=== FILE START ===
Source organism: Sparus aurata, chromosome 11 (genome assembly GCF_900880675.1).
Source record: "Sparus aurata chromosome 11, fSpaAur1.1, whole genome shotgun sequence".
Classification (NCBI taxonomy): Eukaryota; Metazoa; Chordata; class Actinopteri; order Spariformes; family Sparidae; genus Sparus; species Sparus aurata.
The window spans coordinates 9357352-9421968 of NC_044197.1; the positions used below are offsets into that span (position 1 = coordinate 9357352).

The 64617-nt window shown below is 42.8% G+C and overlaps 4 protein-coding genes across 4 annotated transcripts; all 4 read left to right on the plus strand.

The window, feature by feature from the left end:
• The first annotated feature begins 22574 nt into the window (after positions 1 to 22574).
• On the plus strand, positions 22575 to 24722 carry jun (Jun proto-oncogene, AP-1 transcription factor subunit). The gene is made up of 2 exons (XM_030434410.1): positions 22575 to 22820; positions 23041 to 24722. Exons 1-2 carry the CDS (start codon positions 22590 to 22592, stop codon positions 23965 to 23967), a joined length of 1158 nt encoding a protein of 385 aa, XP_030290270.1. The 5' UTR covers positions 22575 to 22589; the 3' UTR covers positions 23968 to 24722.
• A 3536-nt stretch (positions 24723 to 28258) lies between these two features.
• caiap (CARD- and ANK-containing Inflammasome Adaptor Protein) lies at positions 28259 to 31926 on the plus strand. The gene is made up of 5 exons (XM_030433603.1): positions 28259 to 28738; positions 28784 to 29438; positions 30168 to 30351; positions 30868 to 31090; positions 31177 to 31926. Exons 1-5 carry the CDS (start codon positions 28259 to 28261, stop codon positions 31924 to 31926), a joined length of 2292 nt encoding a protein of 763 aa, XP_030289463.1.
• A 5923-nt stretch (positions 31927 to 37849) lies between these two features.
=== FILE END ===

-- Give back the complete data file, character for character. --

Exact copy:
Source organism: Sparus aurata, chromosome 11 (genome assembly GCF_900880675.1).
Source record: "Sparus aurata chromosome 11, fSpaAur1.1, whole genome shotgun sequence".
Classification (NCBI taxonomy): Eukaryota; Metazoa; Chordata; class Actinopteri; order Spariformes; family Sparidae; genus Sparus; species Sparus aurata.
The window spans coordinates 9357352-9421968 of NC_044197.1; the positions used below are offsets into that span (position 1 = coordinate 9357352).

The 64617-nt window shown below is 42.8% G+C and overlaps 4 protein-coding genes across 4 annotated transcripts; all 4 read left to right on the plus strand.

The window, feature by feature from the left end:
• The first annotated feature begins 22574 nt into the window (after positions 1 to 22574).
• On the plus strand, positions 22575 to 24722 carry jun (Jun proto-oncogene, AP-1 transcription factor subunit). The gene is made up of 2 exons (XM_030434410.1): positions 22575 to 22820; positions 23041 to 24722. Exons 1-2 carry the CDS (start codon positions 22590 to 22592, stop codon positions 23965 to 23967), a joined length of 1158 nt encoding a protein of 385 aa, XP_030290270.1. The 5' UTR covers positions 22575 to 22589; the 3' UTR covers positions 23968 to 24722.
• A 3536-nt stretch (positions 24723 to 28258) lies between these two features.
• caiap (CARD- and ANK-containing Inflammasome Adaptor Protein) lies at positions 28259 to 31926 on the plus strand. The gene is made up of 5 exons (XM_030433603.1): positions 28259 to 28738; positions 28784 to 29438; positions 30168 to 30351; positions 30868 to 31090; positions 31177 to 31926. Exons 1-5 carry the CDS (start codon positions 28259 to 28261, stop codon positions 31924 to 31926), a joined length of 2292 nt encoding a protein of 763 aa, XP_030289463.1.
• A 5923-nt stretch (positions 31927 to 37849) lies between these two features.